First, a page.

Ray Moody and I talked far into the night on a bus ride.  We had spent the last few days at the cave where Plato wrote his famous parable, the one that birthed Western Civilization.  Although Ray loved Plato, he and I recognized that Plato and his progeny had led us into a form of critical thinking that eventually put humans at the center of everything.  To summarize several hours of rich conversation, Ray and I agreed that we in our current patterns of thinking take ourselves too seriously.

Needed? From my viewpoint,(and I won’t speak for Ray): An upset of our current reductive thinking in order to make room for a larger perspective.  Ray has an elaborate cure for our current societal ills he calls “nonsense,” and he has a book coming out on that subject.  I can’t wait to read it.  Together, Ray and I have so much fun it should be against the law, or, at least, the current laws of thinking. Pause. I feel better just experiencing so-called nonsense in the strange world of Will and Ray.

We fell into silence on the bus ride, did Ray and I.  Then, it occurred to me that what we were experiencing was not nonsense at all.  In fact, the fun and clarity of our thinking was something I came to call TRANS-SENSE.  Trans-sense points to a breakdown in our current Western Civilization thought structures to make room for a new creativity, a shift of paradigms. Weird humor seems to be one starting point of “trans-sense.” Ray continues to prefer “nonsense” to describe his perspective, but I am going with trans-sense, at least for awhile.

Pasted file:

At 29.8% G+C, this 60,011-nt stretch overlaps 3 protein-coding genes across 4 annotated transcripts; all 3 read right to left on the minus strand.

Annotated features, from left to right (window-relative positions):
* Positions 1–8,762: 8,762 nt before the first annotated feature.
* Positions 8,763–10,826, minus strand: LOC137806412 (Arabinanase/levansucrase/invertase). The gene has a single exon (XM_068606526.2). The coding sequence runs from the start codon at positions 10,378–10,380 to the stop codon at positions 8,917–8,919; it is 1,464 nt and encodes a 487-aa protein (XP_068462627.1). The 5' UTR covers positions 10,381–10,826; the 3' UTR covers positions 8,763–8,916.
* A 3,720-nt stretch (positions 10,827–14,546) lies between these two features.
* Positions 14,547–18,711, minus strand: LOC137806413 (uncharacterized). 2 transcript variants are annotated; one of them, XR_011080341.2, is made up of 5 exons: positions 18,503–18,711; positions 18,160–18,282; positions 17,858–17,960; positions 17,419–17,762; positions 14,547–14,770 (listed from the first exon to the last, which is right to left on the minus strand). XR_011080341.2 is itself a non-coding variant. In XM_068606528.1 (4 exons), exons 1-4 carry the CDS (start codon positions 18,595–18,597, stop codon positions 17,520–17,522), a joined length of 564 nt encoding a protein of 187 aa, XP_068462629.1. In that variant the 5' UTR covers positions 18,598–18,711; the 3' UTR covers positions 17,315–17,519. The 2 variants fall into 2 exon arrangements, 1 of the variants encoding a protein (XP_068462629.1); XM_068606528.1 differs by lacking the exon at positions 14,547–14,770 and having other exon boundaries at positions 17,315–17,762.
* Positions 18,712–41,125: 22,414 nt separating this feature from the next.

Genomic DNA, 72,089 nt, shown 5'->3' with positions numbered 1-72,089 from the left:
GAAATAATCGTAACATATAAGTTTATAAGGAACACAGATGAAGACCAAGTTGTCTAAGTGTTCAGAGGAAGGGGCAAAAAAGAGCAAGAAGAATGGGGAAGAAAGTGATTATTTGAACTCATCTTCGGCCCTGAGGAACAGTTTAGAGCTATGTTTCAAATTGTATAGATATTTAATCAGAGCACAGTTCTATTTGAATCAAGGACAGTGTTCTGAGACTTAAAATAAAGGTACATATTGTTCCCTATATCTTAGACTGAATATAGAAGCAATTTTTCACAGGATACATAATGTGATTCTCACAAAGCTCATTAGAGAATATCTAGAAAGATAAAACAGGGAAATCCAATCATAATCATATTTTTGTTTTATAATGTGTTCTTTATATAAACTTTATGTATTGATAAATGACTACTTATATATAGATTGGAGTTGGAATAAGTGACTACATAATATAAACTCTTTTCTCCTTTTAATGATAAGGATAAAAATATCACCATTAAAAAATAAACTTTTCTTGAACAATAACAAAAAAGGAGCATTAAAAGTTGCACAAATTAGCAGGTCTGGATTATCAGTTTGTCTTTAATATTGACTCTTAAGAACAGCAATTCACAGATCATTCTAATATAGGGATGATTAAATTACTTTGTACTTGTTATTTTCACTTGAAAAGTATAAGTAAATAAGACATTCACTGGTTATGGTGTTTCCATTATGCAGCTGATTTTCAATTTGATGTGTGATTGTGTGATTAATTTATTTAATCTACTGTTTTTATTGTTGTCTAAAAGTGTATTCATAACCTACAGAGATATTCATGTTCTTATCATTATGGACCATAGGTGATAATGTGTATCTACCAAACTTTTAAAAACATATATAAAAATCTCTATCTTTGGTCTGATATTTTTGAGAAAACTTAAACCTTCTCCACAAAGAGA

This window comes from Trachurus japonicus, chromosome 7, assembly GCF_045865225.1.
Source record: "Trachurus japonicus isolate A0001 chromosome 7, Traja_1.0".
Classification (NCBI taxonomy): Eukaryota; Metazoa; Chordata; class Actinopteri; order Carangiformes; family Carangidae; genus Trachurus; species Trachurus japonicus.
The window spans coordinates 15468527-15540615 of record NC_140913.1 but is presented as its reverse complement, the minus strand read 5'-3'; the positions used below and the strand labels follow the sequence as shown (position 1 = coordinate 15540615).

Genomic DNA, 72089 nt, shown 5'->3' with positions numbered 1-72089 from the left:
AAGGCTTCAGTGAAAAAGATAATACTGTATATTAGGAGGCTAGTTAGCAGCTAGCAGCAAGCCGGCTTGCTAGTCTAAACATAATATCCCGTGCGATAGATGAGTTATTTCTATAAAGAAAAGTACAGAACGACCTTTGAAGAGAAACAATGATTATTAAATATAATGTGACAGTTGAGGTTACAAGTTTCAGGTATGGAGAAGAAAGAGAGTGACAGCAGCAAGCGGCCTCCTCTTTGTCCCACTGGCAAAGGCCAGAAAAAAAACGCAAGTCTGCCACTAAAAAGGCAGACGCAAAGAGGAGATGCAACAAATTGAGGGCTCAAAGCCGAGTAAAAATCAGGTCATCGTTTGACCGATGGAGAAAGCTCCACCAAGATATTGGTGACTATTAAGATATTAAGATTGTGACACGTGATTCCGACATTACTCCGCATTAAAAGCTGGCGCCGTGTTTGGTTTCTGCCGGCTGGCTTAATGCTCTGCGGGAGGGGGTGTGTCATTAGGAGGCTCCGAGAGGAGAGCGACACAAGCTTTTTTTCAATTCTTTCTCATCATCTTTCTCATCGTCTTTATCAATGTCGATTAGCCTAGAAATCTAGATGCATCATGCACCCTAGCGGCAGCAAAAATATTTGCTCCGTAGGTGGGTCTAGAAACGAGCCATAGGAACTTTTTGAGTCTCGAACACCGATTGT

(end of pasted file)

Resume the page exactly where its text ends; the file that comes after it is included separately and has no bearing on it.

Amit Goswami, a clear thinking physicist, calls this new thinking: do-be-do-be-do.  Translated: when you laugh a lot with what appears to be nonsense, you learn a new way of doing-being-doing- being.  In doing-being-doing so you can transcend your usual sense, which likely needs an upgrade.

I know mine does.  Such trans-sense makes way for us to return to Plato’s cave and enjoy our deeper connections rather than running away in the name of enlightenment. And, best of all, trans-sense links the seen and the unseen worlds.

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